• Although your specific assignments are identified on the Tentative Assignment List, you may submit additional comments about any aspect of the application.
  • Please consider evaluation criteria that may be specified in the relevant RFA that must be addressed in addition to the standard criteria specified below.
  • Your review comments should be entered into the Internet Assisted Review (IAR) system prior to the meeting. Modifications and additions reflecting changes in your opinion following discussions during the review committee meeting may be entered into IAR during the designated Edit phase. You may wish to bring hard copies of your reviews with you to the review meeting. If you have difficulty entering your critiques in IAR, you may wish to fax or email your reviews to the Scientific Review Officer (SRO). The SRO will provide specific instructions for the IAR system or the use of email to submit reviews.

The review process will start with the evaluation of all individual components of the U19 program project, starting with the individual Research Projects and followed by individual Core components.  The overall U19 application will be evaluated in terms of how well it demonstrates an integrated research effort focused on a central theme.  The relationship and contributions of each Research Project and Core to the overall theme of the U19 will be discussed and evaluated.  Reviewers will assign an overall impact/priority score based on their assessment of the scientific and technical merit of the overall U19 application.  This assessment will take into consideration all proposed Research Projects and Cores, including any with poor scores or ratings of "Not Discussed" (ND).

Review Criteria for Individual Research Project Components

The following standard review criteria will be used for the evaluation of the individual Research Project components: 

Overall Impact

Reviewers will provide an overall impact/priority score to reflect their assessment of the likelihood for the project to exert a sustained, powerful influence on the research field(s) involved, in consideration of the following five scored review criteria, and additional review criteria (as applicable for the project proposed). 

Scored Review Criteria

Reviewers will consider each of the five review criteria below in the determination of scientific and technical merit, and give a separate criterion score for each.  An application does not need to be strong in all categories to be judged likely to have major scientific impact.  For example, a project that by its nature is not innovative may be essential to advance a field.

Significance.   Does the project address an important problem or a critical barrier to progress in the field?  If the aims of the project are achieved, how will scientific knowledge, technical capability, and/or clinical practice be improved?  How will successful completion of the aims change the concepts, methods, technologies, treatments, services, or preventative interventions that drive this field?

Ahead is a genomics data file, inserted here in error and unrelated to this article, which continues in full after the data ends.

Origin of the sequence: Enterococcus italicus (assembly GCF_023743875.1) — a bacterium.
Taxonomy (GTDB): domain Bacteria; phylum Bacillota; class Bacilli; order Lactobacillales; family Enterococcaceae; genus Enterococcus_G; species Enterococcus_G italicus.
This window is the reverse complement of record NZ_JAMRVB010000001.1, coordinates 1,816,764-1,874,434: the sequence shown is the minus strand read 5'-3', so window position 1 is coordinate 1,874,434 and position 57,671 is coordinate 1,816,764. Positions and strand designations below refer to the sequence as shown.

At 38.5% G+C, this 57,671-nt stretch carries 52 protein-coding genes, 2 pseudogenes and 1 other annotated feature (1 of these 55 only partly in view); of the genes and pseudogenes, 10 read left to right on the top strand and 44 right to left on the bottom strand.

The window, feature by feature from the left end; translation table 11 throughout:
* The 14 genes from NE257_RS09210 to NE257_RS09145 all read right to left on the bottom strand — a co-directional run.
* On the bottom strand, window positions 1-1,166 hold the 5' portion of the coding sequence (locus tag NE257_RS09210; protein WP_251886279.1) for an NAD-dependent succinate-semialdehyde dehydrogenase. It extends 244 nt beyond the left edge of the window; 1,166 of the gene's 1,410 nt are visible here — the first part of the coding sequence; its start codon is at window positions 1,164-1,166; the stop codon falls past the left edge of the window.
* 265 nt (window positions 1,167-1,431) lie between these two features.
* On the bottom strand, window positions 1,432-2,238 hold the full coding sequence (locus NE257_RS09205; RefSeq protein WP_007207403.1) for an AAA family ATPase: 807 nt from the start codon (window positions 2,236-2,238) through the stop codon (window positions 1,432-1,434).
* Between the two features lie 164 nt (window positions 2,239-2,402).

Investigator(s).   Are the PD/PIs, collaborators, and other researchers well suited to the project?  If Early Stage Investigators or New Investigators, or in the early stages of independent careers, do they have appropriate experience and training?  If established, have they demonstrated an ongoing record of accomplishments that have advanced their field(s)?  If the project is collaborative or multi-PD/PI, do the investigators have complementary and integrated expertise; are their leadership approach, governance and organizational structure appropriate for the project? 

Innovation.  Does the application challenge and seek to shift current research or clinical practice paradigms by utilizing novel theoretical concepts, approaches or methodologies, instrumentation, or interventions?  Are the concepts, approaches or methodologies, instrumentation, or interventions novel to one field of research or novel in a broad sense?  Is a refinement, improvement, or new application of theoretical concepts, approaches or methodologies, instrumentation, or interventions proposed?

Approach.   Are the overall strategy, methodology, and analyses well-reasoned and appropriate to accomplish the specific aims of the project?  Are potential problems, alternative strategies, and benchmarks for success presented?   If the project is in the early stages of development, will the strategy establish feasibility and will particularly risky aspects be managed?
If the project involves clinical research, are the plans for 1) protection of human subjects from research risks, and 2) inclusion of minorities and members of both sexes/genders, as well as the inclusion of children, justified in terms of the scientific goals and research strategy proposed?

Environment.  Will the scientific environment in which the work will be done contribute to the probability of success?  Are the institutional support, equipment and other physical resources available to the investigators adequate for the project proposed?  Will the project benefit from unique features of the scientific environment, subject populations, or collaborative arrangements? 

Review Criteria for Core Unit Components